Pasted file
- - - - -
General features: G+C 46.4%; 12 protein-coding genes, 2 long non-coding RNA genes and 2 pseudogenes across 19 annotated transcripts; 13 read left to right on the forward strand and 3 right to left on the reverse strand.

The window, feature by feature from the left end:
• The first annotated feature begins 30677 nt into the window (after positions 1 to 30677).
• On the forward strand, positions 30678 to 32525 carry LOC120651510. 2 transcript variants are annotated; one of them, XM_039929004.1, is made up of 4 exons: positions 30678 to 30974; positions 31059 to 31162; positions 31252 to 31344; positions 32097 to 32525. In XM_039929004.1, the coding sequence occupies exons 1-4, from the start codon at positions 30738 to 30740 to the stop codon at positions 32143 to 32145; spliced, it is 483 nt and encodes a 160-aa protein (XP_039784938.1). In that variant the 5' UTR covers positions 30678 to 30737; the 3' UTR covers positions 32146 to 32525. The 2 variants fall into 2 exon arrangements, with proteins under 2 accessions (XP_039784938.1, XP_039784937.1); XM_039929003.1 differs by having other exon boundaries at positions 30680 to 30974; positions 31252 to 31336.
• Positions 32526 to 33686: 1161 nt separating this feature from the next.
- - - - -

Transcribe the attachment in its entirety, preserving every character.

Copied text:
General features: G+C 46.4%; 12 protein-coding genes, 2 long non-coding RNA genes and 2 pseudogenes across 19 annotated transcripts; 13 read left to right on the forward strand and 3 right to left on the reverse strand.

The window, feature by feature from the left end:
• The first annotated feature begins 30677 nt into the window (after positions 1 to 30677).
• On the forward strand, positions 30678 to 32525 carry LOC120651510. 2 transcript variants are annotated; one of them, XM_039929004.1, is made up of 4 exons: positions 30678 to 30974; positions 31059 to 31162; positions 31252 to 31344; positions 32097 to 32525. In XM_039929004.1, the coding sequence occupies exons 1-4, from the start codon at positions 30738 to 30740 to the stop codon at positions 32143 to 32145; spliced, it is 483 nt and encodes a 160-aa protein (XP_039784938.1). In that variant the 5' UTR covers positions 30678 to 30737; the 3' UTR covers positions 32146 to 32525. The 2 variants fall into 2 exon arrangements, with proteins under 2 accessions (XP_039784938.1, XP_039784937.1); XM_039929003.1 differs by having other exon boundaries at positions 30680 to 30974; positions 31252 to 31336.
• Positions 32526 to 33686: 1161 nt separating this feature from the next.